Anti-CAA protests first escalated in Assam on December 8, even before the bill was tabled in Parliament. The same organizations that had supported the drawn-out NRC process just two months earlier organized statewide resistance, holding up lit torches and bringing the state to a grinding halt. Samujjal Bhattacharya is among the biggest leaders of the movement and an advisor to the All Assam Students Union (AASU). He had been a key BJP ally in bringing the NRC to his state but later soured on Modi’s party for turning the region’s decades-old ethnolinguistic dispute into a solely religious one. “Until 1971 we have accepted Hindu and Muslim immigrants both, beyond ’71 we cannot take both Hindus and Muslims. Clear,” he told me in September, days after the NRC list that excluded 1.9 million immigrants was released. “Now, through CAB (Citizenship Amendment Bill) the BJP government is trying to protect their illegal Hindu Bangladeshi vote banks,” he added.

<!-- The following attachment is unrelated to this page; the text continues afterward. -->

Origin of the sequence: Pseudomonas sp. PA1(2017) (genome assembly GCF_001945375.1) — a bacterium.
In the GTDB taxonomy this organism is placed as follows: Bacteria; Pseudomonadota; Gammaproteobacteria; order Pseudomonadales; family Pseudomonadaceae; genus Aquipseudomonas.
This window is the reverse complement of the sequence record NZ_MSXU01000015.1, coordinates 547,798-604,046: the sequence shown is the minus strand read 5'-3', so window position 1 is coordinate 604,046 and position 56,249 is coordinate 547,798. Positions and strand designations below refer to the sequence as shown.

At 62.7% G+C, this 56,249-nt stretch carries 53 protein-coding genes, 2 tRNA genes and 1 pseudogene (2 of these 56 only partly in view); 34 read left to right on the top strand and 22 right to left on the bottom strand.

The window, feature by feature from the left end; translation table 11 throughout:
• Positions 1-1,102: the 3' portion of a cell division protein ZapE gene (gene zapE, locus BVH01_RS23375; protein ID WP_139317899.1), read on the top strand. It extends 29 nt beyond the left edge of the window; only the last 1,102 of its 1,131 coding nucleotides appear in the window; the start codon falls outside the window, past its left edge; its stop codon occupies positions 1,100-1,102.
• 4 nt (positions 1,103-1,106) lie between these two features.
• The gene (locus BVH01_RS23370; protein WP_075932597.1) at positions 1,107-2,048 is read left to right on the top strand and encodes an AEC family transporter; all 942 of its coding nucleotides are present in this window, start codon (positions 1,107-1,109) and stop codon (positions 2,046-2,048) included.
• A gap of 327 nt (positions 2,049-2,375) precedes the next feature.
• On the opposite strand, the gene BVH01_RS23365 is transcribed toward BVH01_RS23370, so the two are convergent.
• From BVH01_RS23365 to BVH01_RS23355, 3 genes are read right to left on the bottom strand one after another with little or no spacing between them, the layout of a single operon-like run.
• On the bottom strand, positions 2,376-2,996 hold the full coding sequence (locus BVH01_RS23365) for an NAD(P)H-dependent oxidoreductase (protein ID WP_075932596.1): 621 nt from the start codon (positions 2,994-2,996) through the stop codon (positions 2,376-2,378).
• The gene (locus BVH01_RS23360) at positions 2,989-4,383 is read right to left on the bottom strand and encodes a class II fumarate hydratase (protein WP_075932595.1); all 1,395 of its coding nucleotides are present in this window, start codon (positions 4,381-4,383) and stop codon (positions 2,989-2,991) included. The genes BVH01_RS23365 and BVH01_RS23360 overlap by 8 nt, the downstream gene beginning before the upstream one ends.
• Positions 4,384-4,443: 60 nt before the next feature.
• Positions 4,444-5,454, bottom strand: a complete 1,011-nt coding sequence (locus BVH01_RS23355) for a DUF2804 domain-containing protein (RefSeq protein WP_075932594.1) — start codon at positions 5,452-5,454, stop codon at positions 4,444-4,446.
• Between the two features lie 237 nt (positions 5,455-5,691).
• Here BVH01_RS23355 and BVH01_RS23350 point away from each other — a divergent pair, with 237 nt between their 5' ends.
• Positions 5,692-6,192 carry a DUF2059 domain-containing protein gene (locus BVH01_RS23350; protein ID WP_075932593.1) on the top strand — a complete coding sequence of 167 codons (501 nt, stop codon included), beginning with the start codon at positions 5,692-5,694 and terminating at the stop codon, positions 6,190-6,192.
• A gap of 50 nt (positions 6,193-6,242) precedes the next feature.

The people of Assam and other northeastern states, where some had welcomed the NRC to their region, have rejected the citizenship overhaul. The latter policy would give those they deem to be “illegal Bengali Hindus” a pathway to citizenship. Section 144—also called the “curfew” law, barring public assembly—has been enforced in the region, where the BJP had opened a nascent but significant electoral account, along with widespread internet shutdowns.
Videos from Uttar Pradesh show cops firing live rounds, barging into homes, destroying property, beating children, and detaining people.